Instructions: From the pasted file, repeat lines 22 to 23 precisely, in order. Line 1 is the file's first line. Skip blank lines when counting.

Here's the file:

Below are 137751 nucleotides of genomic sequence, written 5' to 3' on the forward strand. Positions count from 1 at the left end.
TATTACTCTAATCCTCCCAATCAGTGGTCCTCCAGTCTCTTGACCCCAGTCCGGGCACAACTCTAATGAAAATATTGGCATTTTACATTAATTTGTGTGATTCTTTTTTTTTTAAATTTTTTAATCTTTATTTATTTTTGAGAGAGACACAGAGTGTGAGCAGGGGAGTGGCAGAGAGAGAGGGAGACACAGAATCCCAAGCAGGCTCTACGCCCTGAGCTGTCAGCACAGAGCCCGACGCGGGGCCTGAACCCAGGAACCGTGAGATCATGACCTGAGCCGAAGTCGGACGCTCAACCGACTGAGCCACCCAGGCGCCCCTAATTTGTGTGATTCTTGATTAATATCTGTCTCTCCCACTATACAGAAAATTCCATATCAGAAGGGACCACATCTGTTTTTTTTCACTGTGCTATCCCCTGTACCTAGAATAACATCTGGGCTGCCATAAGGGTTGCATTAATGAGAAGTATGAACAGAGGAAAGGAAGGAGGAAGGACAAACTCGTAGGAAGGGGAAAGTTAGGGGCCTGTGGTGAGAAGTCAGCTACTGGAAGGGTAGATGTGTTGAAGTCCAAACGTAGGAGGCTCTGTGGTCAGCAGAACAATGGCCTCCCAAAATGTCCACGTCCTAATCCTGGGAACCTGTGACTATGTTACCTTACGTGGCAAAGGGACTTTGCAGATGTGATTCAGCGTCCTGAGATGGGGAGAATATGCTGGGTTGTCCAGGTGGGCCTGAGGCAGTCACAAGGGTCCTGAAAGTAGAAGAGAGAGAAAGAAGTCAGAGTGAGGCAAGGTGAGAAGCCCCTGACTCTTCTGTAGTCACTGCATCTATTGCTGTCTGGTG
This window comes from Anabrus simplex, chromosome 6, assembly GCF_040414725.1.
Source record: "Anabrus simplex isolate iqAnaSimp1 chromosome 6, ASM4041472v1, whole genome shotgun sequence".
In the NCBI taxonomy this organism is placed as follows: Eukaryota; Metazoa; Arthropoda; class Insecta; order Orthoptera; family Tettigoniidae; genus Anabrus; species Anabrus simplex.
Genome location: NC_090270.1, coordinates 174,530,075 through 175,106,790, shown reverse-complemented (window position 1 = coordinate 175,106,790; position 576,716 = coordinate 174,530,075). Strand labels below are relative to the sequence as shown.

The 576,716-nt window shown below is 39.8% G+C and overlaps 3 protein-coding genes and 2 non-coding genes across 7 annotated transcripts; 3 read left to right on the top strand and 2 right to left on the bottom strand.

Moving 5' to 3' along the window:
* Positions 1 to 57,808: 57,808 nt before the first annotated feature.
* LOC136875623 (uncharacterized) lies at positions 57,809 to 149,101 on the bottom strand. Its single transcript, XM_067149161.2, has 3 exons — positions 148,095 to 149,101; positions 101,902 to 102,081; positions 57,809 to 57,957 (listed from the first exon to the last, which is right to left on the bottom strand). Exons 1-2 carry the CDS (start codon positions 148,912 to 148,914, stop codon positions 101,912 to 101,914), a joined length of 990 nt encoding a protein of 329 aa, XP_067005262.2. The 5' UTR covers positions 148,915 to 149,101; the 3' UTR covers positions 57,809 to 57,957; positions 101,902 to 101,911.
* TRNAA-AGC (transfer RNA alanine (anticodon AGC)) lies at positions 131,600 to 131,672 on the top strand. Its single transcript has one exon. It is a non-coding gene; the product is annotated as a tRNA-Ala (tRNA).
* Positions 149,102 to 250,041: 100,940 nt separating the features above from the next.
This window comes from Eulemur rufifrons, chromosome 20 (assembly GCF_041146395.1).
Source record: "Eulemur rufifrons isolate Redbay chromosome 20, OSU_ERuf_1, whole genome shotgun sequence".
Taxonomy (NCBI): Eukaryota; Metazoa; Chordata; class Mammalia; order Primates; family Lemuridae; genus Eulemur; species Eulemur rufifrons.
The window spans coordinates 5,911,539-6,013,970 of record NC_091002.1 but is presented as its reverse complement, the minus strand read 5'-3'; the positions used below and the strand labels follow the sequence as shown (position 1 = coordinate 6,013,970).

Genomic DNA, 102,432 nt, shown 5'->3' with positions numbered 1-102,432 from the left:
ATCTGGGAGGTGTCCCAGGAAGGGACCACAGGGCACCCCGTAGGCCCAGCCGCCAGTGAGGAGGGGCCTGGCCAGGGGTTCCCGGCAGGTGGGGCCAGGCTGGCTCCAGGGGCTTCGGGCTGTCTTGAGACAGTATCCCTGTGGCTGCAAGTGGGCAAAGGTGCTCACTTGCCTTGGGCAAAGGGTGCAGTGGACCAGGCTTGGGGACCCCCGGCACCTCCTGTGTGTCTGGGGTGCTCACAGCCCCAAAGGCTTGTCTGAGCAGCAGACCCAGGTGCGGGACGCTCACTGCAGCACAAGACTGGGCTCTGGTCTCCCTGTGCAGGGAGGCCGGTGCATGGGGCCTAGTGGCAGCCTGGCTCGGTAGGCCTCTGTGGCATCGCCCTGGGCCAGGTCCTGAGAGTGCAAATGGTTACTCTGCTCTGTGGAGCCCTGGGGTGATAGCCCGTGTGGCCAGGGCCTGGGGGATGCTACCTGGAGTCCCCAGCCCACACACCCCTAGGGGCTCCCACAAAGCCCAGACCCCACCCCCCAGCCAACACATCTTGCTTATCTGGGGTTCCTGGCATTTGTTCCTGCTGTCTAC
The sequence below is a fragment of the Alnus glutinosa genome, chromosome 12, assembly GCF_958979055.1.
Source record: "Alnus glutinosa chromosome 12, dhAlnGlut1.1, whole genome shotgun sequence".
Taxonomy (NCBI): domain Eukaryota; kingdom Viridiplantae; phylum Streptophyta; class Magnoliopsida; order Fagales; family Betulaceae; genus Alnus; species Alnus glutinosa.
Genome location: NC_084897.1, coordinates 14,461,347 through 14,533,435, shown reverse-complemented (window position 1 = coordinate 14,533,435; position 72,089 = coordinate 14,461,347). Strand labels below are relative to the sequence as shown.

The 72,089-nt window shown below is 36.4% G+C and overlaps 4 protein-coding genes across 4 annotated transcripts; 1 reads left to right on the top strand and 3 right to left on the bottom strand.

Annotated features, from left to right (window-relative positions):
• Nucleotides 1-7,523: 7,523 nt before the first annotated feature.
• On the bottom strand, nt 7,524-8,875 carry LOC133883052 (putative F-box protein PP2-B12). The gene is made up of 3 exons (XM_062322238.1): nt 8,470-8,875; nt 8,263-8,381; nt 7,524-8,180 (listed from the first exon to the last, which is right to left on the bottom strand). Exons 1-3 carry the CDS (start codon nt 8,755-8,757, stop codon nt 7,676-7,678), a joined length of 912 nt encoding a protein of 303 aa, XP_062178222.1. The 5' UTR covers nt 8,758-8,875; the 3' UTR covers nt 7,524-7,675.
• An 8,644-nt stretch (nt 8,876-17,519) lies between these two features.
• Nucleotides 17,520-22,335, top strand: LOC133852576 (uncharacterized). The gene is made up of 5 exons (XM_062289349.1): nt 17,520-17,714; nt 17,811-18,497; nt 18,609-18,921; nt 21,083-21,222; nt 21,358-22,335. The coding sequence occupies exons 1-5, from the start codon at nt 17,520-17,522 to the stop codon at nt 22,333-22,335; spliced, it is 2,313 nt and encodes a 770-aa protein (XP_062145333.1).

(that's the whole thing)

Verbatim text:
Genome location: NC_084897.1, coordinates 14,461,347 through 14,533,435, shown reverse-complemented (window position 1 = coordinate 14,533,435; position 72,089 = coordinate 14,461,347). Strand labels below are relative to the sequence as shown.

The 72,089-nt window shown below is 36.4% G+C and overlaps 4 protein-coding genes across 4 annotated transcripts; 1 reads left to right on the top strand and 3 right to left on the bottom strand.